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A fresh approach

  • By Beth Luberecki
  • | 11:00 a.m. September 25, 2015
  • | 2 Free Articles Remaining!
  • Strategies
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Executive Summary
Company. Detwiler's Farm Market Industry. Grocery, retail Key. Family business looks to add at least 10 stores in the next decade.

For some people, it's the fresh, well-priced produce. For others, it's the store-made breads and baked goods. And for still others, it's the Amish-made ice cream. No matter what first brings customers into Detwiler's Farm Market, they tend to keep coming back, as anyone who's navigated one of the store's parking lots knows.

Over the past six years, the family-run business has grown to three successful Sarasota-area locations. It started with a 5,000-square-foot store in Sarasota, expanded to a larger space in Venice, and early this year added a location inside a shuttered grocery store along busy University Parkway. The plan is to multiply locations at least threefold in coming years.

The family draws on its years of experience running produce stands to create a shopping environment that's more down-home farm market than corporate chain.

“We have a Publix at every corner and a Winn-Dixie at every third corner; we don't need another one of them around,” says Sam Detwiler, 27, a company vice president and one of market founder Henry Detwiler Sr.'s nine children. “They're great and they do a good job, but we want to be different. There are very few if no retailers that do as much as we do with produce, and that's what sets us apart.”

The company keeps its revenue figures private. But it knows what its grocery-store competitors bring in and Detwiler's posts comparable and often better sales figures, say company officials. “Our per-square-foot sales are probably close to double a supermarket's,” says Henry Detwiler Sr.

And that's without moneymakers such as lottery tickets, tobacco, and alcohol. “Those things are huge for stores; that's the easy money,” says Sam Detwiler. “That would increase sales so much, but that's not where our family with our morals wants to go.”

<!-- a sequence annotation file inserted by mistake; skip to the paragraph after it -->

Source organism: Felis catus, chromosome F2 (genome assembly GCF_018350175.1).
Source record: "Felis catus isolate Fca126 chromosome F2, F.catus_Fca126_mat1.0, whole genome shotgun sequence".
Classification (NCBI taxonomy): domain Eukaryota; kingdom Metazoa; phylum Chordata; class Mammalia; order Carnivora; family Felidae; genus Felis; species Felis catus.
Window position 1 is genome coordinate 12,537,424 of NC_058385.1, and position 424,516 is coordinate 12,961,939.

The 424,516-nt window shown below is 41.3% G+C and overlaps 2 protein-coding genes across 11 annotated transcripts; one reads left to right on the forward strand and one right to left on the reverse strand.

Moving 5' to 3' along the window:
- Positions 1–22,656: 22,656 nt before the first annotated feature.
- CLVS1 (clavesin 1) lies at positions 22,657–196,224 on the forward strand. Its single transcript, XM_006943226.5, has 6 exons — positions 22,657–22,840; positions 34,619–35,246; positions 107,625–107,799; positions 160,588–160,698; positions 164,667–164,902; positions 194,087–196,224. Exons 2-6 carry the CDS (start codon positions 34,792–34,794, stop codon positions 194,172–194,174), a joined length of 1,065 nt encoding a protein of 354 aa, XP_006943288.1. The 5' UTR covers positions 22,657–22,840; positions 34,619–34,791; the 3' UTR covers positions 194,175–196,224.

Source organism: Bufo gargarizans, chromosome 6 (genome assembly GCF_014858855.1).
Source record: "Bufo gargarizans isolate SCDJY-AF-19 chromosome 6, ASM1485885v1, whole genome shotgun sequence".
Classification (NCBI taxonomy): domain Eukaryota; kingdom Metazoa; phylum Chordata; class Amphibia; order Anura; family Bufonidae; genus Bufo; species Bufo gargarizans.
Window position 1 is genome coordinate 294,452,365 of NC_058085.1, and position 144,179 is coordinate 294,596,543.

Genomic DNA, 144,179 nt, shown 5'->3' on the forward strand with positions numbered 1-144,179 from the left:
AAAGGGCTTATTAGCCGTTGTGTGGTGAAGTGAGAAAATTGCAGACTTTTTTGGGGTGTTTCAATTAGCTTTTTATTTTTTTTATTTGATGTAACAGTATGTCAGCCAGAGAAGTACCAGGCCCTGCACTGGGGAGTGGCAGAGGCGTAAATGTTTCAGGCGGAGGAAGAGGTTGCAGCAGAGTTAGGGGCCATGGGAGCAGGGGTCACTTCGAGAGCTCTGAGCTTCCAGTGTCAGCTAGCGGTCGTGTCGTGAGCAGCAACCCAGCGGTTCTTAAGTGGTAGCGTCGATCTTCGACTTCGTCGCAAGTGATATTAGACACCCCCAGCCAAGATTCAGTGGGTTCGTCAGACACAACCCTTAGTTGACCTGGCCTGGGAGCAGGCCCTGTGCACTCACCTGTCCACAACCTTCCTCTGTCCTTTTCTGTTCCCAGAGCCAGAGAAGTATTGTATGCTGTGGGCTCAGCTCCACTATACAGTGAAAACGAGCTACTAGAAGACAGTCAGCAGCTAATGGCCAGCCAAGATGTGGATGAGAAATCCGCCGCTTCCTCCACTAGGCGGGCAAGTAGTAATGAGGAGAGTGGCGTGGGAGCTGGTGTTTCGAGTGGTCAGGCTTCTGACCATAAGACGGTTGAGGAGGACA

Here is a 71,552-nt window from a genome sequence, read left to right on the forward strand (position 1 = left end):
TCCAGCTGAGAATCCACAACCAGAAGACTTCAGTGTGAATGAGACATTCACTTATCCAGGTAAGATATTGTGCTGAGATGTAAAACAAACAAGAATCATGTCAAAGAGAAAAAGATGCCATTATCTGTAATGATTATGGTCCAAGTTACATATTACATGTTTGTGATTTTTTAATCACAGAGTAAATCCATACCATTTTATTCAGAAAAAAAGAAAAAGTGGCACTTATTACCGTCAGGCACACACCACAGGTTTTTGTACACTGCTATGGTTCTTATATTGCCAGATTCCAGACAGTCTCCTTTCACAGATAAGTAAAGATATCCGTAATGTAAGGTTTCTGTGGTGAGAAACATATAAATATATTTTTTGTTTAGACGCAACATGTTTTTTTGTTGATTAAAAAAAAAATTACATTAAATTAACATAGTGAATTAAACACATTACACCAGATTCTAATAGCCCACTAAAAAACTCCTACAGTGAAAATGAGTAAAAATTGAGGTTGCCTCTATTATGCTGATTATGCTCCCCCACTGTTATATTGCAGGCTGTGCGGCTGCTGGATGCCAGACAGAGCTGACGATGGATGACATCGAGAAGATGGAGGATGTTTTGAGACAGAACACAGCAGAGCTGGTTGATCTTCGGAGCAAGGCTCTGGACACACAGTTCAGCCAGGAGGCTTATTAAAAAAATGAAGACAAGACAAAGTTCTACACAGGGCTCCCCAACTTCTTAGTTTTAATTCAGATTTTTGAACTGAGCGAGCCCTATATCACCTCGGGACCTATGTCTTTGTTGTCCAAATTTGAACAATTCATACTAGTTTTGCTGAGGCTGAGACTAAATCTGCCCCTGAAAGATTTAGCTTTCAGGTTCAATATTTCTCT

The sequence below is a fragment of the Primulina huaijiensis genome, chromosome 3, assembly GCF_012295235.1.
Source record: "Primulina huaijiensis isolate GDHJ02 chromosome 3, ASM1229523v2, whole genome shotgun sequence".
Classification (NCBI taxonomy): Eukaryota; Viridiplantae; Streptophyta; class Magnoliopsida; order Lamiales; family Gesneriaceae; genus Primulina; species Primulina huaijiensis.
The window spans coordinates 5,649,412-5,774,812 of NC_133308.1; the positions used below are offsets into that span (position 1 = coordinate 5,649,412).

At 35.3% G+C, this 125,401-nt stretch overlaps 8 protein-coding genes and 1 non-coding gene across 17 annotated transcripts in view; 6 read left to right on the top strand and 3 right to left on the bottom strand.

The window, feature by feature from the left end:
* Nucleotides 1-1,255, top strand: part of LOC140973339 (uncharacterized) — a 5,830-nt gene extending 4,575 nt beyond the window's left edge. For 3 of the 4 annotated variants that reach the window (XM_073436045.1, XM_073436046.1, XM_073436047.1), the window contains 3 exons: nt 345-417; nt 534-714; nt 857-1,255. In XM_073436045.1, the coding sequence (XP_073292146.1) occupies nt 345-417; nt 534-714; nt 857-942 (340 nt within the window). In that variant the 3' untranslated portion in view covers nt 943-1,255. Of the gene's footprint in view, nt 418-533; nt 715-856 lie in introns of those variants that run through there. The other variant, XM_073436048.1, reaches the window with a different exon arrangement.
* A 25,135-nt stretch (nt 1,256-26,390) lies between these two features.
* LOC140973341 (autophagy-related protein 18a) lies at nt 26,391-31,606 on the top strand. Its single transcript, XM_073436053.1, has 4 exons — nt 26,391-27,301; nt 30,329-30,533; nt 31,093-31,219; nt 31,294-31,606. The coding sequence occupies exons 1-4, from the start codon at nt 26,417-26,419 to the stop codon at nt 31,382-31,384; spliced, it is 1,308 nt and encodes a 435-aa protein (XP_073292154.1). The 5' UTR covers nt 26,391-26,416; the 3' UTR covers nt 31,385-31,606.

The devout Mennonite family brings its faith into its business, where talk of God or prayer isn't kept in the background.

And even though terms like local, organic, and natural have become major buzzwords in the food industry over the last few years, the Detwilers think their work ethic has contributed more to their success than an interest in healthy eating.

“There have been many retailers similar to us that go in and out of businesses every year across this nation,” says Sam Detwiler. “So why didn't they make it? Because you can't be just a product-driven business. That product is always changing — and we want to always be changing with it.”

Growing a Brand
Patriarch Henry Detwiler Sr., 51, grew up on a farm in Pennsylvania. He learned butchering from his grandfather and opened his first produce stand as a teen. He moved to Florida after meeting his wife, Natalie, and was out of the produce game until the early 2000s, when the family did egg grading at Sutter's Egg Farm in Sarasota.

The Detwilers started to sell produce at Sutter's roadside egg market. They quickly outgrew that space and moved their operation to Fruitville Grove, where they had some 8,000 square feet of selling area.
But much of that was outdoors and the rent was high. So after about five years the family parted ways with the grove and set out on its own.

The first Detwiler's Farm Market opened in 2009 on Palmer Boulevard in Sarasota. As parking became an issue and the store was constantly crowded with customers, the family knew they needed other locations. They were lured to Venice in 2013 by an extended family member involved in auction and furniture companies, which share space with Detwiler's Farm Market on U.S. 41 Bypass. Venice, with its large snowbird population, isn't always a first choice for retail-related companies that seek another location.

“We had a lot of advisers and different people we knew in the business who said don't go to Venice,” says Sam Detwiler. “But it's been a great second choice for us. The first year was a struggle, learning how to market to the customer there. But since then the Venice store has just grown and grown and is now beating our original Sarasota store's sales.”

Venice residents tend to be older and more price-conscious. While they don't buy as much at a time as Sarasota customers do, they make more frequent trips to the store. And Venice's small-town feel works well with the company's farmers market vibe.

In 2014, the Detwiler family set its sights on a third location, signing a lease to occupy a former Sweetbay along University Parkway in Sarasota. That store is a few miles west of the Mall at University Town Center, a $315 million project that opened in October 2014 and draws people from across the region.